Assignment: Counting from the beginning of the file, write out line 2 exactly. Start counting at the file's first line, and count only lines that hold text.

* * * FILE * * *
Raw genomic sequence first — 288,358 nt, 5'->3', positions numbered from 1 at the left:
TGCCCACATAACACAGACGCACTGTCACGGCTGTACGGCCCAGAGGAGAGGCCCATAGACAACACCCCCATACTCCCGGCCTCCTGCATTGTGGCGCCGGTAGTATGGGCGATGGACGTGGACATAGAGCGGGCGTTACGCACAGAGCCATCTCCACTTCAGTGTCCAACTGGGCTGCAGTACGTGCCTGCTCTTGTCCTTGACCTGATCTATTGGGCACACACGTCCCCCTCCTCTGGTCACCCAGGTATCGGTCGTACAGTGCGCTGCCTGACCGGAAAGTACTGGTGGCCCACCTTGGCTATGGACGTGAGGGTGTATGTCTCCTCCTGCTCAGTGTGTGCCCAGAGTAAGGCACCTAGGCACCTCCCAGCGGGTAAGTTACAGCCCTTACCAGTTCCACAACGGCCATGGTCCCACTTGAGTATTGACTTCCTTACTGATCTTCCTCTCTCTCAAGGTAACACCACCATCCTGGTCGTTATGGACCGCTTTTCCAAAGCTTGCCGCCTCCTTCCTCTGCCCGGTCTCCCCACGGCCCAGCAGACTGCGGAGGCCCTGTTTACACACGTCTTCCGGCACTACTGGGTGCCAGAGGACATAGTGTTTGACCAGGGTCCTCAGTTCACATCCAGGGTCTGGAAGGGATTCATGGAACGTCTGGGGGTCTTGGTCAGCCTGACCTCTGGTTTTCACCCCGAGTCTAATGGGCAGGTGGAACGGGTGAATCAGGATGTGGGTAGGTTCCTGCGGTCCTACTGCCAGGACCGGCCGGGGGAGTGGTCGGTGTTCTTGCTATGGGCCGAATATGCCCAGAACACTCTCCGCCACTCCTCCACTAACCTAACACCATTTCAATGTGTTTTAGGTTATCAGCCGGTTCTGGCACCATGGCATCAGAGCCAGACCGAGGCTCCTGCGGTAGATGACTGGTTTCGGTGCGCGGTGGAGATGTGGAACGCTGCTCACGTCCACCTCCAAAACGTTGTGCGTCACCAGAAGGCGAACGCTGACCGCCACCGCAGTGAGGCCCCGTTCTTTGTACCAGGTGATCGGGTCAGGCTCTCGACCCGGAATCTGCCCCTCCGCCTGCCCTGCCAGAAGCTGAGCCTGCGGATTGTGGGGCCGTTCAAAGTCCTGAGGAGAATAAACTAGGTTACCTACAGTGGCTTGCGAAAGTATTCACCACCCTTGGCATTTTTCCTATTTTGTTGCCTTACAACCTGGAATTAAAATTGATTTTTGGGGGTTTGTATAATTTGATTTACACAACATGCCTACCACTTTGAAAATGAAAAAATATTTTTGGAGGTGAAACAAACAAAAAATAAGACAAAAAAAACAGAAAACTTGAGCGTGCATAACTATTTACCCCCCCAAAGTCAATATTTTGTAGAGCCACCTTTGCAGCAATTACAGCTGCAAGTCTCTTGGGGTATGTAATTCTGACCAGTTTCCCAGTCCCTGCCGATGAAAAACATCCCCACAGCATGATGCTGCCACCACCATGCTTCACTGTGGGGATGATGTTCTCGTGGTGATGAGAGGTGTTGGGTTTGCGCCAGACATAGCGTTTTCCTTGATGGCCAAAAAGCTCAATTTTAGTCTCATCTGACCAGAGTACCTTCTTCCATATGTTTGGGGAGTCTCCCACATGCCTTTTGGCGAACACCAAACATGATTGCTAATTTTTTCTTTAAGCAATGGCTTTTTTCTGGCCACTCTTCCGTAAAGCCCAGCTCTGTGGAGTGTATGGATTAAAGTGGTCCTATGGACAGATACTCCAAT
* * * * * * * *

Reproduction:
TGCCCACATAACACAGACGCACTGTCACGGCTGTACGGCCCAGAGGAGAGGCCCATAGACAACACCCCCATACTCCCGGCCTCCTGCATTGTGGCGCCGGTAGTATGGGCGATGGACGTGGACATAGAGCGGGCGTTACGCACAGAGCCATCTCCACTTCAGTGTCCAACTGGGCTGCAGTACGTGCCTGCTCTTGTCCTTGACCTGATCTATTGGGCACACACGTCCCCCTCCTCTGGTCACCCAGGTATCGGTCGTACAGTGCGCTGCCTGACCGGAAAGTACTGGTGGCCCACCTTGGCTATGGACGTGAGGGTGTATGTCTCCTCCTGCTCAGTGTGTGCCCAGAGTAAGGCACCTAGGCACCTCCCAGCGGGTAAGTTACAGCCCTTACCAGTTCCACAACGGCCATGGTCCCACTTGAGTATTGACTTCCTTACTGATCTTCCTCTCTCTCAAGGTAACACCACCATCCTGGTCGTTATGGACCGCTTTTCCAAAGCTTGCCGCCTCCTTCCTCTGCCCGGTCTCCCCACGGCCCAGCAGACTGCGGAGGCCCTGTTTACACACGTCTTCCGGCACTACTGGGTGCCAGAGGACATAGTGTTTGACCAGGGTCCTCAGTTCACATCCAGGGTCTGGAAGGGATTCATGGAACGTCTGGGGGTCTTGGTCAGCCTGACCTCTGGTTTTCACCCCGAGTCTAATGGGCAGGTGGAACGGGTGAATCAGGATGTGGGTAGGTTCCTGCGGTCCTACTGCCAGGACCGGCCGGGGGAGTGGTCGGTGTTCTTGCTATGGGCCGAATATGCCCAGAACACTCTCCGCCACTCCTCCACTAACCTAACACCATTTCAATGTGTTTTAGGTTATCAGCCGGTTCTGGCACCATGGCATCAGAGCCAGACCGAGGCTCCTGCGGTAGATGACTGGTTTCGGTGCGCGGTGGAGATGTGGAACGCTGCTCACGTCCACCTCCAAAACGTTGTGCGTCACCAGAAGGCGAACGCTGACCGCCACCGCAGTGAGGCCCCGTTCTTTGTACCAGGTGATCGGGTCAGGCTCTCGACCCGGAATCTGCCCCTCCGCCTGCCCTGCCAGAAGCTGAGCCTGCGGATTGTGGGGCCGTTCAAAGTCCTGAGGAGAATAAACTAGGTTACCTACAGTGGCTTGCGAAAGTATTCACCACCCTTGGCATTTTTCCTATTTTGTTGCCTTACAACCTGGAATTAAAATTGATTTTTGGGGGTTTGTATAATTTGATTTACACAACATGCCTACCACTTTGAAAATGAAAAAATATTTTTGGAGGTGAAACAAACAAAAAATAAGACAAAAAAAACAGAAAACTTGAGCGTGCATAACTATTTACCCCCCCAAAGTCAATATTTTGTAGAGCCACCTTTGCAGCAATTACAGCTGCAAGTCTCTTGGGGTATGTAATTCTGACCAGTTTCCCAGTCCCTGCCGATGAAAAACATCCCCACAGCATGATGCTGCCACCACCATGCTTCACTGTGGGGATGATGTTCTCGTGGTGATGAGAGGTGTTGGGTTTGCGCCAGACATAGCGTTTTCCTTGATGGCCAAAAAGCTCAATTTTAGTCTCATCTGACCAGAGTACCTTCTTCCATATGTTTGGGGAGTCTCCCACATGCCTTTTGGCGAACACCAAACATGATTGCTAATTTTTTCTTTAAGCAATGGCTTTTTTCTGGCCACTCTTCCGTAAAGCCCAGCTCTGTGGAGTGTATGGATTAAAGTGGTCCTATGGACAGATACTCCAAT